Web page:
Skip to main content


Page 9 of 11

  1. This study quantifies the burden of road traffic injuries (RTIs) in Thailand in 2004, incorporating new Thai data on mortality and the frequency and severity of long-term disability.

    Authors: Vallop Ditsuwan, Lennert J Veerman, Jan J Barendregt, Melanie Bertram and Theo Vos
    Citation: Population Health Metrics 2011 9:2
  2. Globally, arthropod-borne virus infections are increasingly common causes of severe febrile disease that can progress to long-term physical or cognitive impairment or result in early death. Because of the larg...

    Authors: ADesirée LaBeaud, Fatima Bashir and Charles H King
    Citation: Population Health Metrics 2011 9:1
  3. Since 1995, approval for many new medicinal products has been obtained through a centralized procedure in the European Union. In recent years, the use of summary measures of population health has become widesp...

    Authors: Ferrán Catalá-López,, Anna García-Altés,, Elena Álvarez-Martín, Ricard Gènova-Maleras and Consuelo Morant-Ginestar
    Citation: Population Health Metrics 2010 8:34
  4. Burden of disease estimates for South Africa have highlighted the particularly high rates of injuries related to interpersonal violence compared with other regions of the world, but these figures tell only par...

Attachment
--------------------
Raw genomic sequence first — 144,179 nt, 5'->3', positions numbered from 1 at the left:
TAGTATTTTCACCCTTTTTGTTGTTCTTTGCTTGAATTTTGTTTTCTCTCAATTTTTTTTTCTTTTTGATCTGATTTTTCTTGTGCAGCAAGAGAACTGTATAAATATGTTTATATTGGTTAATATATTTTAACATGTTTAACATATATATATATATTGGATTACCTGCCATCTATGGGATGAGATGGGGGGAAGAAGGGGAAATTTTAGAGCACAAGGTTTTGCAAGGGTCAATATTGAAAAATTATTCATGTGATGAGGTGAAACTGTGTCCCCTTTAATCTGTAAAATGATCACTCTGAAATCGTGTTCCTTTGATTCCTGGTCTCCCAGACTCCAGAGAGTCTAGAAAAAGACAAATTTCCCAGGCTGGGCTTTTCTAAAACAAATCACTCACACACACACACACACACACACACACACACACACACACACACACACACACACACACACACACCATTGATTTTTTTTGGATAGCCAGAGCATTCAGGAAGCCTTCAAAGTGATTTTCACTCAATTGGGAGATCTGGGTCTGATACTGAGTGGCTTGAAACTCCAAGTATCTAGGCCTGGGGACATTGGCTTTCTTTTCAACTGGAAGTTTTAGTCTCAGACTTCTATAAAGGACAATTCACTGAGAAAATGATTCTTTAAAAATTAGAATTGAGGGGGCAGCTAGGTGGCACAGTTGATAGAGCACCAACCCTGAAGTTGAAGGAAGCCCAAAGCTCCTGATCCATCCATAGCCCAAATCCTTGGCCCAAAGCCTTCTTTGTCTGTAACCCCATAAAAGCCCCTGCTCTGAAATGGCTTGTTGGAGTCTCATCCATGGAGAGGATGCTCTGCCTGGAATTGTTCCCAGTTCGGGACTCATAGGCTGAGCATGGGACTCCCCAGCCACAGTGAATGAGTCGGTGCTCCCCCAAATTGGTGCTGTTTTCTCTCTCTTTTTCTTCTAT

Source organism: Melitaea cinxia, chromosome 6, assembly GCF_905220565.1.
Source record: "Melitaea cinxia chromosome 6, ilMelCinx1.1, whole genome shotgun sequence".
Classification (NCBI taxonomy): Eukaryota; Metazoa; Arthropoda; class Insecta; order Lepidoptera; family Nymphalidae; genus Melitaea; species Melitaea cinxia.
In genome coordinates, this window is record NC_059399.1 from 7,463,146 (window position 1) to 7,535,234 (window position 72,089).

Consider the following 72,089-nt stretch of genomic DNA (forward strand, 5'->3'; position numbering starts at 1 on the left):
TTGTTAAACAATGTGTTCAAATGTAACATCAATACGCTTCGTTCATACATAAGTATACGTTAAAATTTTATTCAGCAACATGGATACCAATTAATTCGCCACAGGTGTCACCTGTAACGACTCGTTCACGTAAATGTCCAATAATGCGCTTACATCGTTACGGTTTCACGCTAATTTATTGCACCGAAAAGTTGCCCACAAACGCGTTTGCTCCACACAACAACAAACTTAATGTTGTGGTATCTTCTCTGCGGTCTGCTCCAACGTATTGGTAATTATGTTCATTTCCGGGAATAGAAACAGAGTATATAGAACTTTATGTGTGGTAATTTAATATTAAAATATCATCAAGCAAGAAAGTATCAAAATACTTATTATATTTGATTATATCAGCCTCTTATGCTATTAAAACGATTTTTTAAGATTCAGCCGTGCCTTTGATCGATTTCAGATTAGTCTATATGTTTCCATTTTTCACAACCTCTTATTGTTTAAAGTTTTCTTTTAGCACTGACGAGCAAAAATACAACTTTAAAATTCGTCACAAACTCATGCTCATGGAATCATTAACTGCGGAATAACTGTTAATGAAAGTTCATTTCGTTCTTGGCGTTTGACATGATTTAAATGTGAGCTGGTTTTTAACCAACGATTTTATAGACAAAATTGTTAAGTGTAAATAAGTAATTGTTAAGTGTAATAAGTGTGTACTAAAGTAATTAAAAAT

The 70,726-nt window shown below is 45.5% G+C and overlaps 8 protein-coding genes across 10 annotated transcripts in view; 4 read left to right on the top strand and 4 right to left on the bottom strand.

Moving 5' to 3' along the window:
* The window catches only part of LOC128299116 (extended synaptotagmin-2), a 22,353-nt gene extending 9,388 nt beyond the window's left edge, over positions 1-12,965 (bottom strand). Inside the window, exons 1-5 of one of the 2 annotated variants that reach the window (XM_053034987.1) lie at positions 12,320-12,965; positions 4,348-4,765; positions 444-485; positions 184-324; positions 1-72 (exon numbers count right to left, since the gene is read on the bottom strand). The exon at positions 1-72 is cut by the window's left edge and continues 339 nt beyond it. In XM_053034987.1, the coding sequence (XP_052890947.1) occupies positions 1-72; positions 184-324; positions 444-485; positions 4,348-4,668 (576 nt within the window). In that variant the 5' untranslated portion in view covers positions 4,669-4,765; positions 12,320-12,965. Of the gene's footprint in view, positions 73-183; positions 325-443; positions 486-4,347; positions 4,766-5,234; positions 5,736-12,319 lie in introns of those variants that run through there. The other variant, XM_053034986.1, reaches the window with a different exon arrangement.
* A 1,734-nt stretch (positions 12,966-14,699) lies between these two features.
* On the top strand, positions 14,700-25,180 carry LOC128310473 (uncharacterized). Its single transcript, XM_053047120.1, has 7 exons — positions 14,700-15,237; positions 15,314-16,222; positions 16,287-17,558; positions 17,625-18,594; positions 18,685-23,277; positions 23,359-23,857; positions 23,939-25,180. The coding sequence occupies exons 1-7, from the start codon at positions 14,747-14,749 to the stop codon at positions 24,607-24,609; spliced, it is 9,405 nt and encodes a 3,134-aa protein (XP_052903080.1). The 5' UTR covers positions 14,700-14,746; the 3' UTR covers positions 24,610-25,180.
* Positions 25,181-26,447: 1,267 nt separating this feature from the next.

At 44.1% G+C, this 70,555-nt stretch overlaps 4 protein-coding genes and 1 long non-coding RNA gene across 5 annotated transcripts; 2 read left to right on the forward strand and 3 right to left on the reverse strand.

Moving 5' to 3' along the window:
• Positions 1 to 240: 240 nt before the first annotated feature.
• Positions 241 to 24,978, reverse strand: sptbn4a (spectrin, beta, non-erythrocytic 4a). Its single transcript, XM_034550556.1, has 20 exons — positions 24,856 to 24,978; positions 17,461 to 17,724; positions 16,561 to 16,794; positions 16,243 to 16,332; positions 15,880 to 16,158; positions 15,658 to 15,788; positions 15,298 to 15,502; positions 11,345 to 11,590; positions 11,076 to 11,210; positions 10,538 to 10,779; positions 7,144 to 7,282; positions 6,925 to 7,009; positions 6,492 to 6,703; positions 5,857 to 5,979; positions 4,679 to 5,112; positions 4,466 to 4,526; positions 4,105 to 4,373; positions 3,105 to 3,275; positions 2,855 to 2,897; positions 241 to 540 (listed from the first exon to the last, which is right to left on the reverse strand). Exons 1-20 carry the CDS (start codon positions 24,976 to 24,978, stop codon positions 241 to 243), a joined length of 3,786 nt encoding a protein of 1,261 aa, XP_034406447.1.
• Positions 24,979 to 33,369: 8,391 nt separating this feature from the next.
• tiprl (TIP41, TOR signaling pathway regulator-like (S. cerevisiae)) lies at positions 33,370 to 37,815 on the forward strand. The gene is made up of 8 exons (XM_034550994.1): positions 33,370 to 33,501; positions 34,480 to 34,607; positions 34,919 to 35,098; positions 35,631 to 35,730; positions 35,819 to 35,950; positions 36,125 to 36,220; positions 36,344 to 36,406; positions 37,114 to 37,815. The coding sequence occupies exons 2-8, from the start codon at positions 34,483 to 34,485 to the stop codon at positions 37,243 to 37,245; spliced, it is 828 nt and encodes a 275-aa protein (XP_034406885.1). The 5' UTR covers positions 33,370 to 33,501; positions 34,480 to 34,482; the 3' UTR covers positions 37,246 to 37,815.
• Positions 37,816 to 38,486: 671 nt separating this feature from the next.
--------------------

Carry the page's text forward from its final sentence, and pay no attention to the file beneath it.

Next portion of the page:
Authors: Rosana Norman, Michelle Schneider, Debbie Bradshaw, Rachel Jewkes, Naeemah Abrahams, Richard Matzopoulos and Theo Vos
    Citation: Population Health Metrics 2010 8:32
  5. Little is known about the relationship between socioeconomic status (SES) and cardiovascular disease (CVD) among Indigenous Australians, or whether any such relationship is similar to that in non-Indigenous Au...

    Authors: Joan Cunningham
    Citation: Population Health Metrics 2010 8:31
  6. People with diabetes can suffer from diverse complications that seriously erode quality of life. Diabetes, costing the United States more than $174 billion per year in 2007, is expected to take an increasingly...

    Authors: James P Boyle, Theodore J Thompson, Edward W Gregg, Lawrence E Barker and David F Williamson
    Citation: Population Health Metrics 2010 8:29
  7. Populations around the world are facing an increasing number of adversities such as the global financial crisis, terrorism, conflict, and climate change. The aim of this paper was to investigate self-reported ...

    Authors: Melanie Taylor, Margo Barr, Garry Stevens, Donald Bryson-Taylor, Kingsley Agho, Jennifer Jacobs and Beverley Raphael
    Citation: Population Health Metrics 2010 8:28
  8. Deaths from childhood injury are a public health problem worldwide. A relatively high proportion of child deaths of undetermined manner in Estonia raises concerns about potential underestimation of intentional...